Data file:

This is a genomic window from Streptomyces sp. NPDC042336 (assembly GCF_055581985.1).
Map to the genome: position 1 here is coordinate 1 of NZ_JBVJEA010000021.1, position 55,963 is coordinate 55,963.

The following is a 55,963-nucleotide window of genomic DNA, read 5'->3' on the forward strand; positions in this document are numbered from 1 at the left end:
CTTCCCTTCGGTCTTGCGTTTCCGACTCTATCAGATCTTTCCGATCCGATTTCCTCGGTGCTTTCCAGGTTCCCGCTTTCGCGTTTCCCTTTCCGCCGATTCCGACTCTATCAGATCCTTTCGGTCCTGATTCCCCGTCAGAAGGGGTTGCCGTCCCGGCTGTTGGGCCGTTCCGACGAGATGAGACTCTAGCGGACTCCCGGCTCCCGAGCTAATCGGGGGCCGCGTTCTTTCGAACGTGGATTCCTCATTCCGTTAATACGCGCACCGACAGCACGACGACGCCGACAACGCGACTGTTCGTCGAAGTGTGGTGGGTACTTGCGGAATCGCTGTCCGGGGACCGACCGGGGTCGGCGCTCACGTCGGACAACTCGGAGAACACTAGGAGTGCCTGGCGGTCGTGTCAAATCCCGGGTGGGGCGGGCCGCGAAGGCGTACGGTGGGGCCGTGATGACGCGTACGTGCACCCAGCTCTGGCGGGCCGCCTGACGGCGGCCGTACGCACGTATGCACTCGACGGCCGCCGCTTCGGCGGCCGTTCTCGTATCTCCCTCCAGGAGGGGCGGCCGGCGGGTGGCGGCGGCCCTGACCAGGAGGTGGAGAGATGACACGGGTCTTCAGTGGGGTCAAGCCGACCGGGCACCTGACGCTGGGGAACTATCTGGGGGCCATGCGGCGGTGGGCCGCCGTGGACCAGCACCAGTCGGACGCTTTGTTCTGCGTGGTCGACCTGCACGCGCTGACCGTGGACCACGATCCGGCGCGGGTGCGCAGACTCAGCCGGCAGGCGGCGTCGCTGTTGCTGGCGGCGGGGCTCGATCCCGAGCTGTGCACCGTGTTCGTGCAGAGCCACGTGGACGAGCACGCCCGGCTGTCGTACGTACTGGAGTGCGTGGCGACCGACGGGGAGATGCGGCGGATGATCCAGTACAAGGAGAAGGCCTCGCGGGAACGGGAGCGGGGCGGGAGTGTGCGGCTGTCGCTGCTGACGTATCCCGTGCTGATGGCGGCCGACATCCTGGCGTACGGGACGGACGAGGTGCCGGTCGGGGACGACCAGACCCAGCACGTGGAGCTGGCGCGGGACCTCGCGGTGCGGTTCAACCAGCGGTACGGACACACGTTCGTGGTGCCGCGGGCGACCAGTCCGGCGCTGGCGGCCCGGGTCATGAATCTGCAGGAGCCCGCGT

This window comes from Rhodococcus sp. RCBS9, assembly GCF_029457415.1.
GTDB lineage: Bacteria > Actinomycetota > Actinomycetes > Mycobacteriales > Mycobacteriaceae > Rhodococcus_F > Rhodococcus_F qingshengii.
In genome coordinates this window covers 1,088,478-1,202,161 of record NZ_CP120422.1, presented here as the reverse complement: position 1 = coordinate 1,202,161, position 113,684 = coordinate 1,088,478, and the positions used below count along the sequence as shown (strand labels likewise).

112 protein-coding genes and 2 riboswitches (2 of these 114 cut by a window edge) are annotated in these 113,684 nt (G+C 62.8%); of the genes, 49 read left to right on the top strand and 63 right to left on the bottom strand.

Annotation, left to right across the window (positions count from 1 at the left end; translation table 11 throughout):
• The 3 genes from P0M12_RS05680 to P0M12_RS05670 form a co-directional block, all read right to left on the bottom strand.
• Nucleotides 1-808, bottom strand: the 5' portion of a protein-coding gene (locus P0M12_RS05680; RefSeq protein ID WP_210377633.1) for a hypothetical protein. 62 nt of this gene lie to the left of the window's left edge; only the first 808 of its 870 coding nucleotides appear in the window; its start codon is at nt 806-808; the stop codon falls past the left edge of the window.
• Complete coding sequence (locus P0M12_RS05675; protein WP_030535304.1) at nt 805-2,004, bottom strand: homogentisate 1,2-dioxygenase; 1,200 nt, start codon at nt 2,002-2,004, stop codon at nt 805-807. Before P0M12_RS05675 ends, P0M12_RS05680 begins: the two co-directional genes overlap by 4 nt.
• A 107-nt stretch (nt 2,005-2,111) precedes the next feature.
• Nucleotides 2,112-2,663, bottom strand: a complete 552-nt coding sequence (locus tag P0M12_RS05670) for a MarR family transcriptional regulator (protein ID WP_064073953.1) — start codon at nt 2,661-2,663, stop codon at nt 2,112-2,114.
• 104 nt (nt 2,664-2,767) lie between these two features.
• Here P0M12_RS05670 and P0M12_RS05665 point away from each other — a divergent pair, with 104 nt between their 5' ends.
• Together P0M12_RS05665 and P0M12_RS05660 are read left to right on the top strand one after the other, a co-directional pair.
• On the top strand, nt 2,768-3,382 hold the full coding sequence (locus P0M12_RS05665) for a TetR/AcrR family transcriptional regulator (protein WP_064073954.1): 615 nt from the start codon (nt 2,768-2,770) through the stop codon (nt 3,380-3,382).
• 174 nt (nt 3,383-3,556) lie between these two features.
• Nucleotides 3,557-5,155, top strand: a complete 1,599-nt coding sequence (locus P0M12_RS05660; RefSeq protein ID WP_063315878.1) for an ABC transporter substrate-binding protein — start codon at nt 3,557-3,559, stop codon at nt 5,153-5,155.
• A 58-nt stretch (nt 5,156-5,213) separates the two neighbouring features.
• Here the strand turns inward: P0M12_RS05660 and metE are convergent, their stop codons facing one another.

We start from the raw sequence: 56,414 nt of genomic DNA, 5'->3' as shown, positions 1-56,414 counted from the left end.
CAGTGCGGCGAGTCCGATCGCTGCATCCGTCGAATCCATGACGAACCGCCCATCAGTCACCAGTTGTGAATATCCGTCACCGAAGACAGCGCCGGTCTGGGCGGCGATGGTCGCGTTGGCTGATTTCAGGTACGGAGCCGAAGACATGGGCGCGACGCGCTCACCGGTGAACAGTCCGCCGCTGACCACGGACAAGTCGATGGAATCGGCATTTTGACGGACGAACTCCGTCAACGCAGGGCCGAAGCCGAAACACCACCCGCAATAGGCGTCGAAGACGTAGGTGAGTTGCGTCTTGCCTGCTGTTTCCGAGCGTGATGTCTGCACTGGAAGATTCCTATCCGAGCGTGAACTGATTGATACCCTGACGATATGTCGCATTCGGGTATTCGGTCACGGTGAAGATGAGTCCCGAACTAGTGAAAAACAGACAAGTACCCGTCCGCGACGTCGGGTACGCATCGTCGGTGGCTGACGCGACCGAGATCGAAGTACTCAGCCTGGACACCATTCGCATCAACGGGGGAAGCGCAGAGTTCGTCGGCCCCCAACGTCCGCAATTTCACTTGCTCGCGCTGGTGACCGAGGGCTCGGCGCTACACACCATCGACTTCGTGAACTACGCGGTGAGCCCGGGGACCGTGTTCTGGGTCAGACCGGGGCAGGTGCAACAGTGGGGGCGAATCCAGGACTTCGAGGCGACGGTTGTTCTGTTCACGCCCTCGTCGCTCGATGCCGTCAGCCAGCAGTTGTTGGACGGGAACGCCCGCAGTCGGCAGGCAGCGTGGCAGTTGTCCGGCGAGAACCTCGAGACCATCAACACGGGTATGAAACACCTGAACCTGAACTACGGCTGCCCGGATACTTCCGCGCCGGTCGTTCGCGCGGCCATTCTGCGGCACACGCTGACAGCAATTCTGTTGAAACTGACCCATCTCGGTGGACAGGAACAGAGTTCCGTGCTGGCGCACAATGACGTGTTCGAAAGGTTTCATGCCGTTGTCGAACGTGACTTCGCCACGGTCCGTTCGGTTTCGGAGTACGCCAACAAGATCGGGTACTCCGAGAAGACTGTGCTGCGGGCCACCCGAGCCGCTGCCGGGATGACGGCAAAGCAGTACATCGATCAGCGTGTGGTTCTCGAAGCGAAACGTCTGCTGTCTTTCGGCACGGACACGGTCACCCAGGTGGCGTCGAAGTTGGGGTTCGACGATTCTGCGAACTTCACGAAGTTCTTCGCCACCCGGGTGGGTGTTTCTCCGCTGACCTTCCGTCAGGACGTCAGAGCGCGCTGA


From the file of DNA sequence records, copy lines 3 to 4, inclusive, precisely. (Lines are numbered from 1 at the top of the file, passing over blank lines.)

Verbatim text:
The following is a 55,963-nucleotide window of genomic DNA, read 5'->3' on the forward strand; positions in this document are numbered from 1 at the left end:
CTTCCCTTCGGTCTTGCGTTTCCGACTCTATCAGATCTTTCCGATCCGATTTCCTCGGTGCTTTCCAGGTTCCCGCTTTCGCGTTTCCCTTTCCGCCGATTCCGACTCTATCAGATCCTTTCGGTCCTGATTCCCCGTCAGAAGGGGTTGCCGTCCCGGCTGTTGGGCCGTTCCGACGAGATGAGACTCTAGCGGACTCCCGGCTCCCGAGCTAATCGGGGGCCGCGTTCTTTCGAACGTGGATTCCTCATTCCGTTAATACGCGCACCGACAGCACGACGACGCCGACAACGCGACTGTTCGTCGAAGTGTGGTGGGTACTTGCGGAATCGCTGTCCGGGGACCGACCGGGGTCGGCGCTCACGTCGGACAACTCGGAGAACACTAGGAGTGCCTGGCGGTCGTGTCAAATCCCGGGTGGGGCGGGCCGCGAAGGCGTACGGTGGGGCCGTGATGACGCGTACGTGCACCCAGCTCTGGCGGGCCGCCTGACGGCGGCCGTACGCACGTATGCACTCGACGGCCGCCGCTTCGGCGGCCGTTCTCGTATCTCCCTCCAGGAGGGGCGGCCGGCGGGTGGCGGCGGCCCTGACCAGGAGGTGGAGAGATGACACGGGTCTTCAGTGGGGTCAAGCCGACCGGGCACCTGACGCTGGGGAACTATCTGGGGGCCATGCGGCGGTGGGCCGCCGTGGACCAGCACCAGTCGGACGCTTTGTTCTGCGTGGTCGACCTGCACGCGCTGACCGTGGACCACGATCCGGCGCGGGTGCGCAGACTCAGCCGGCAGGCGGCGTCGCTGTTGCTGGCGGCGGGGCTCGATCCCGAGCTGTGCACCGTGTTCGTGCAGAGCCACGTGGACGAGCACGCCCGGCTGTCGTACGTACTGGAGTGCGTGGCGACCGACGGGGAGATGCGGCGGATGATCCAGTACAAGGAGAAGGCCTCGCGGGAACGGGAGCGGGGCGGGAGTGTGCGGCTGTCGCTGCTGACGTATCCCGTGCTGATGGCGGCCGACATCCTGGCGTACGGGACGGACGAGGTGCCGGTCGGGGACGACCAGACCCAGCACGTGGAGCTGGCGCGGGACCTCGCGGTGCGGTTCAACCAGCGGTACGGACACACGTTCGTGGTGCCGCGGGCGACCAGTCCGGCGCTGGCGGCCCGGGTCATGAATCTGCAGGAGCCCGCGT